When metadata is published it facilitates the discovery of information and the potential for that information to be shared and reused across agencies, across government and across jurisdictions. Information assets increase in value the more they are used and reused, and this value grows when information is compared and combined with other information assets.
Providing an option to publish metadata to external discovery tools increases the visibility and ultimately the use of Queensland Government information in line with the requirements of the Information access and use (IS33) policy and the Open Data Policy Statement. Publishing metadata helps to increase the value of information by providing visibility of information collected and stored in agency silos to other Queensland Government agencies or external parties. One example of a cross-agency metadata initiative is the QGCIO’s ICT profiling activity which results in the creation of a consolidated Information Asset Register (IAR) containing basic metadata about Queensland Government information assets. The more accurate the metadata contained in the IAR, the more useful and valuable it becomes as a tool to identify and discover Queensland Government information.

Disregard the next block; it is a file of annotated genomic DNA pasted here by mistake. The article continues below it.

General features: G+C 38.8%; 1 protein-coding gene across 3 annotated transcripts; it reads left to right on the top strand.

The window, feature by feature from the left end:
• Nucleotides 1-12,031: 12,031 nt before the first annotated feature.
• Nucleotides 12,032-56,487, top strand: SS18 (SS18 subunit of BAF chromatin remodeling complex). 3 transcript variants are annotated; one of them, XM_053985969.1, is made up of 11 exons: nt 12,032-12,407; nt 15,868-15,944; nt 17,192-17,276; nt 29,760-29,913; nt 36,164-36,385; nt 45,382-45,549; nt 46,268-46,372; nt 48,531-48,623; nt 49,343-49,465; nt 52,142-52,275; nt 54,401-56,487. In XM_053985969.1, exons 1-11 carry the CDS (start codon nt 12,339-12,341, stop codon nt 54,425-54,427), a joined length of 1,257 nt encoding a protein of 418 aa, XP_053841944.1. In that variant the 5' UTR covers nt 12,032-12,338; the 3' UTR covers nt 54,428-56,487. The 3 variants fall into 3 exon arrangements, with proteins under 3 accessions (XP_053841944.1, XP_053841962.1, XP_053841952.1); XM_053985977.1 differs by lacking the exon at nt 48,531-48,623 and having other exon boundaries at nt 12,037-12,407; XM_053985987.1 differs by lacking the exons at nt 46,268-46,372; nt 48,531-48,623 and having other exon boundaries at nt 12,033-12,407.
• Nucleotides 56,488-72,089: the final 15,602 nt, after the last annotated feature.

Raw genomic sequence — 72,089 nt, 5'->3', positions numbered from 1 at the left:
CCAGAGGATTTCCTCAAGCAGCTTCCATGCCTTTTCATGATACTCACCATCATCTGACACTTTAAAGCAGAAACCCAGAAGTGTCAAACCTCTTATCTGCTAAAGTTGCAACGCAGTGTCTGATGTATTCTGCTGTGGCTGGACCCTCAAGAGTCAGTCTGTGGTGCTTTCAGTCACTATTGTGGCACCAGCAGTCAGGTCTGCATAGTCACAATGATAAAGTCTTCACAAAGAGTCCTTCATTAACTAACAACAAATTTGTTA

Federated metadata discovery and access also supports users who need to locate specific Government information or services, but do not know which agency to approach.
- Metadata holdings should be regularly reviewed to maintain currency, accuracy and availability for discovery and use e.g. in the Open Data Portal, the Queensland Spatial Catalogue or any future catalogues.